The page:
This is a copy of a news article I appeared in on October 30, 2017.. It celebrates a joint worship service with First Congregational in Park Ridge, Christ Lutheran Church, and Pascack Reformed Church to honor the 500th Anniversary of the Reformation. My picture appeared on the cover of the local section in the Record. Article by Michael W. Curley, Jr. Photo by Mitsu Yasukawa. Includes video!
Luther’s break from the Catholic Church started the Protestant movement as others followed suit, resulting in numerous denominations splitting from what was at the time the only Christian church.
The various denominations of Christianity are still related after the Reformation, often referred to as a schism within the church, Stutzel said. Even though they each approach their faith differently, he said, the denominations are more similar than they are different.
“Over the last 200 years or so, the Lutherans in this country, mostly, not all of us, have had experiences where we’ve started joining together instead of splitting apart. We’ve been really acting on joining together,” he said. “There’s a movement to celebrate what’s common to us.”
As different faiths have often used arguments on faith to remain separate, Sunday represented “something strange,” Stutzel said, likening the shared service to Luther’s habit of inviting many different people to his home for dinner to talk with them.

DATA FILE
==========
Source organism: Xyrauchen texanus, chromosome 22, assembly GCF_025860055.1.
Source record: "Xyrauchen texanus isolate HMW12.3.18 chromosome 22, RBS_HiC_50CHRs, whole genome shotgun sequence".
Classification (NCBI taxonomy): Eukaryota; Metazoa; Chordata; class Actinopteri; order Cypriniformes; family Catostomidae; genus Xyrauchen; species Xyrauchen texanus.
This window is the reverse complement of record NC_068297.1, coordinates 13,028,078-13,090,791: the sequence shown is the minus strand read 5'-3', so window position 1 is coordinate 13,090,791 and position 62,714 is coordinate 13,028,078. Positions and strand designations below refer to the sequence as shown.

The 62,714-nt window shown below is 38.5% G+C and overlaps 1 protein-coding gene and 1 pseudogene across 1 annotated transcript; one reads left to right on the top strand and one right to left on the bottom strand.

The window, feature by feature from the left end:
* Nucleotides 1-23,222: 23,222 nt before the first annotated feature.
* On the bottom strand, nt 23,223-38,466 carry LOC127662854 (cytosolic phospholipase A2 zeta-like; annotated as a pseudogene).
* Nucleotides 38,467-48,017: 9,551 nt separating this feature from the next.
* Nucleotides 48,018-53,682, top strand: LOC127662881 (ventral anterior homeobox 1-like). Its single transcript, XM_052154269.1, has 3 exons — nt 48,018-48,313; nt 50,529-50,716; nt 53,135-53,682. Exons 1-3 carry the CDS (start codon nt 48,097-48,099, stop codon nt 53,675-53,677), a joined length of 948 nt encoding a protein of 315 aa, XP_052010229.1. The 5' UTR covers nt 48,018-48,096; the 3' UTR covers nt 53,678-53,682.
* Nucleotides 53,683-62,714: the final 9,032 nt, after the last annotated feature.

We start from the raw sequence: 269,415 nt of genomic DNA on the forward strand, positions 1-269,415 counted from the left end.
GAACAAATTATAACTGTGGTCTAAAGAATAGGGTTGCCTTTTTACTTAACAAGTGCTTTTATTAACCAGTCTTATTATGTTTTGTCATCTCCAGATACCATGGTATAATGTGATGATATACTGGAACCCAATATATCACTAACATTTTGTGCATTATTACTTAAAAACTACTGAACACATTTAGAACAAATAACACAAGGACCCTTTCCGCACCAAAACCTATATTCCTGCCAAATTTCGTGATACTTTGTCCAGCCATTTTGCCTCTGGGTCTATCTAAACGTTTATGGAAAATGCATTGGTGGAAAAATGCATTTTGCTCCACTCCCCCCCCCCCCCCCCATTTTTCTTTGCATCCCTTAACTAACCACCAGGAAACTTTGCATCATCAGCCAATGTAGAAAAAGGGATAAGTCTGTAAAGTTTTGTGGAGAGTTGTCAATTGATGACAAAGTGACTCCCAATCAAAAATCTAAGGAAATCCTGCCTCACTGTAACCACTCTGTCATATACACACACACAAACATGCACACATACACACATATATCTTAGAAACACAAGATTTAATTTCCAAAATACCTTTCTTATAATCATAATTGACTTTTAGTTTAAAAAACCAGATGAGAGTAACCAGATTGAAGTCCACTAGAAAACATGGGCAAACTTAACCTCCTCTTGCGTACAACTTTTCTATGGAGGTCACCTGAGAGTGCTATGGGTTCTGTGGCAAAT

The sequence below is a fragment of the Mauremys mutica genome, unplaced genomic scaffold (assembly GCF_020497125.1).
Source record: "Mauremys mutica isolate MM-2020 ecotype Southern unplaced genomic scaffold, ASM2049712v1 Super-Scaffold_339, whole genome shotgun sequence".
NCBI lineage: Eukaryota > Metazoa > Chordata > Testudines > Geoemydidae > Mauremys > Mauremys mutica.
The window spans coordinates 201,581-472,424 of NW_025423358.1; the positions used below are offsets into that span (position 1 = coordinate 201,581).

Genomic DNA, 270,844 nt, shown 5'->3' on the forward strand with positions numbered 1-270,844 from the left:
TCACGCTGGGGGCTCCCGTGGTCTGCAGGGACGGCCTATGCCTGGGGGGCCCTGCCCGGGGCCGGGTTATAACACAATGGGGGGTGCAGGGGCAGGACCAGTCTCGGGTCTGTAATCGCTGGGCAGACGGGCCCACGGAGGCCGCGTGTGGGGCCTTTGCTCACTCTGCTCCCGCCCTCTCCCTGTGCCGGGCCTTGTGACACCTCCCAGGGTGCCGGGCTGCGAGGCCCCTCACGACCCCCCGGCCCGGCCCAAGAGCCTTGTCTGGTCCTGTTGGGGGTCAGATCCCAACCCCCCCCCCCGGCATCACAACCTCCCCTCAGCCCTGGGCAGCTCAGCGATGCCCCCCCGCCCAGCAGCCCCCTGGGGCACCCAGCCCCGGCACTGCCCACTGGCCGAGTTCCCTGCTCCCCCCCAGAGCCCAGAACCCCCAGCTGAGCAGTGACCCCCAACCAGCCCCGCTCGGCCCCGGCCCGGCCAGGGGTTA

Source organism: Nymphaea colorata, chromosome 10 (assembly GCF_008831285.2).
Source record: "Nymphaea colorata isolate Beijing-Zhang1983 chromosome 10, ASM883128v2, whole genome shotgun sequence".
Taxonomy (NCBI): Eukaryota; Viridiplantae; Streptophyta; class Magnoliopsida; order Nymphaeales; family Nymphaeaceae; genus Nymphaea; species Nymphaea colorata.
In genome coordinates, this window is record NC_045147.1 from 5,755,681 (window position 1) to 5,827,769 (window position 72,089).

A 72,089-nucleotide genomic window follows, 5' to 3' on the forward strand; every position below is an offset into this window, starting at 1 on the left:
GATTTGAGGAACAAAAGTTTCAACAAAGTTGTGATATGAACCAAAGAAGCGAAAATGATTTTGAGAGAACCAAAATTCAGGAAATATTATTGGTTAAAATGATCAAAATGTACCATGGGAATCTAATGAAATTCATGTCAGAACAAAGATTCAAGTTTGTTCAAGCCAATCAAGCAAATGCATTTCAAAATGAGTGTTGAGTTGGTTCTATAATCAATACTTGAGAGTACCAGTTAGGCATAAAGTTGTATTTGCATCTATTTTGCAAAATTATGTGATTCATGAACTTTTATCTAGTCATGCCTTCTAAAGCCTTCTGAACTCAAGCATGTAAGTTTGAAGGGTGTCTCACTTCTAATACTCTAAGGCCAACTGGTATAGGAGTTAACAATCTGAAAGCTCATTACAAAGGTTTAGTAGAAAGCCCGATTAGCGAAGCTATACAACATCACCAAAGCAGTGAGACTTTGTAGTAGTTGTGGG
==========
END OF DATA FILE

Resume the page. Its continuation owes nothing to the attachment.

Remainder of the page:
“We’re a united and uniting church,” Suriano said. “So we’re very interested in joining together with other churches from the inception of our denomination.”
The pastors said they have been working toward bringing their congregations together since they each came to their churches in the last three years, including a joint Cross Walk around Easter.
They decided to make events out of the fifth Sunday of a month into special events, and with Reformation Sunday and the 500th anniversary of the Reformation falling on a fifth Sunday, it made an obvious choice to kick off the practice.
“Our motto is, ‘reformed and always reforming,’ so we’re always looking for new ways to connect, have a relationship with God, a relationship with others,” Romero said. “We think that we can still be together and connected in all the ways that we have in common.”